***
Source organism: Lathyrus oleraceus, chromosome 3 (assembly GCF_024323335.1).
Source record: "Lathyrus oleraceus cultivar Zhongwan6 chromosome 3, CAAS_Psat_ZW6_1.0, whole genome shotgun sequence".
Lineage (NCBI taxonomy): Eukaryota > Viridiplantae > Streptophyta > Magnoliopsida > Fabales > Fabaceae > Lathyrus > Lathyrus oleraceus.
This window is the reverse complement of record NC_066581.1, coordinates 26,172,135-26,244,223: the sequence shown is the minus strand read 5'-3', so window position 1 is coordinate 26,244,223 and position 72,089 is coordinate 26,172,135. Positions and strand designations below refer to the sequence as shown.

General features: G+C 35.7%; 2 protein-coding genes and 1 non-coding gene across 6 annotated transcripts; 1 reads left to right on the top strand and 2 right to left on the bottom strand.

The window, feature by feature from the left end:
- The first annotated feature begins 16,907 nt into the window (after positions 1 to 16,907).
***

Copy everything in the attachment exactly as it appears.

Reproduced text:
Source organism: Lathyrus oleraceus, chromosome 3 (assembly GCF_024323335.1).
Source record: "Lathyrus oleraceus cultivar Zhongwan6 chromosome 3, CAAS_Psat_ZW6_1.0, whole genome shotgun sequence".
Lineage (NCBI taxonomy): Eukaryota > Viridiplantae > Streptophyta > Magnoliopsida > Fabales > Fabaceae > Lathyrus > Lathyrus oleraceus.
This window is the reverse complement of record NC_066581.1, coordinates 26,172,135-26,244,223: the sequence shown is the minus strand read 5'-3', so window position 1 is coordinate 26,244,223 and position 72,089 is coordinate 26,172,135. Positions and strand designations below refer to the sequence as shown.

General features: G+C 35.7%; 2 protein-coding genes and 1 non-coding gene across 6 annotated transcripts; 1 reads left to right on the top strand and 2 right to left on the bottom strand.

The window, feature by feature from the left end:
- The first annotated feature begins 16,907 nt into the window (after positions 1 to 16,907).